‘We did it’ IOC’s Bach declares as Olympic Games close

As athletes and media climbed off buses outside the Olympic Stadium for the opening ceremony two weeks ago, they were greeted by a young boy, maybe 4, standing with his parents.

“Hi, how are you?” he said with a wide smile. “Hi, how are you?”

He would prove a tough act to follow.

As he welcomed the world to his home town, the young boy stood behind one of the many barriers erected to keep the Japanese public away from the first Olympic Games held during a state of emergency because of COVID-19 cases in the host city surging to record levels.

The 2020 Olympic Games, delayed a year by a pandemic, will be remembered for the courage of Simon Biles and Allyson Felix, the record-shattering brilliance of hurdlers Karsten Warholm and Sydney McLaughlin, the relentlessness of distance runners Eliud Kipchoge and Sifan Hassan, the domination of swimmer Caeleb Dressel and the U.S. women’s basketball, water polo and indoor and beach volleyball teams.

But the legacy of Games, which wrapped up Sunday night with a glittering if disjointed and flat closing ceremony, will also be their failure to connect with the very people hosting them and who now have to pick up their projected $25 billion tab.

The vibe around these Games was as empty as the stadiums and arenas they were held in.

The protests outside Olympic Stadium that from three blocks away drowned out parts of the opening ceremony even inside the stadium, or greeted International Olympic Committee officials as they came and went at their five-star hotel, soon gave way to indifference. Before the Games, some Japanese media polls reported that more than 80 percent of the Japanese public opposed the Olympics.

Once they started the Japanese tuned in on some nights in record numbers. But the curiosity or interest reflected in the ratings was not evident on busy Tokyo streets, subways, stores or restaurants.

It was only outside Olympic venues that there was a sense that the Japanese felt like they were missing out on something. There were children and their grandparents waving at and taking photographs of buses shuttling athletes into the Tokyo Aquatic Centre and the gymnastics arena. And every night a few dozen people stood and gazed through a 20-foot high reinforced chain link fence, past the armed soldiers, at the Olympic Stadium towering before them; the devoted locked out of their shrine.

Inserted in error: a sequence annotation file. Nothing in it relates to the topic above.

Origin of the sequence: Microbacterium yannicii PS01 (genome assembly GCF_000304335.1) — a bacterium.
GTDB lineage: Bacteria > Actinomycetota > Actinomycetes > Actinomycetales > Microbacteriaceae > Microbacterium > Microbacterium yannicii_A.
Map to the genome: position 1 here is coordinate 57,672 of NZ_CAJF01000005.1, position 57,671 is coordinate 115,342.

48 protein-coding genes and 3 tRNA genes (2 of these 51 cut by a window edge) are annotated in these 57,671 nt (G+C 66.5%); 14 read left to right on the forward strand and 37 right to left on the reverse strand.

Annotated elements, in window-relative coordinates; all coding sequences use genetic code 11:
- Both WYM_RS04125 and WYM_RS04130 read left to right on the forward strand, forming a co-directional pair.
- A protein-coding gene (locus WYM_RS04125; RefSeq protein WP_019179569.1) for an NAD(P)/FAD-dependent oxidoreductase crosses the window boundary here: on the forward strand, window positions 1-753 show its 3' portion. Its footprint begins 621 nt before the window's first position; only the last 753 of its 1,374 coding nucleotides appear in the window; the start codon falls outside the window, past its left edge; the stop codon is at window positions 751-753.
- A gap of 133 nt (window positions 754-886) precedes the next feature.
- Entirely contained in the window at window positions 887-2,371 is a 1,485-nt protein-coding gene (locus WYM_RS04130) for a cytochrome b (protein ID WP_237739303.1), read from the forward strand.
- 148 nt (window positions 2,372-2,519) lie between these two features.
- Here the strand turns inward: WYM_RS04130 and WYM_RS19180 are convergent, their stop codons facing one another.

Not that any of it seemed to matter to IOC president Thomas Bach.

“After we had to accept the decision by the Japanese authorities to have no spectators, I must admit we were concerned that these Olympic Games could become an Olympic Games without soul,” Bach said.

“But fortunately what we have seen here is totally different. Because the athletes gave these Olympic Games a great Olympic soul.”

No one more so than gymnast Biles, the biggest star heading into the Games who loomed even larger after them without winning a single gold medal, further establishing herself as the ultimate champion of the MeToo era.

These Games will be remembered when the Olympic movement was forced to take a long hard overdue look at mental health issues in the post-Nassar, post-Karolyi era, a reckoning forced by Biles taking herself out of the team competition citing safety and mental health concerns and her subsequent comments on the issue. She also forced an equally long overdue discussion at home, finding herself at the center of the latest culture war along the way.

“To bring the topic of mental health, I think should be talked about a lot more, especially with athletes,” said Biles, after returning to competition to win a bronze medal on the balance beam. “I know some of us are going through the same things and we’re always told to push through it.”

Biles’ concerns would be echoed through the Games at the pool, track, courts and pitches by other athletes.

Biles, however, wasn’t the only icon who delivering a message that resonated beyond the Games.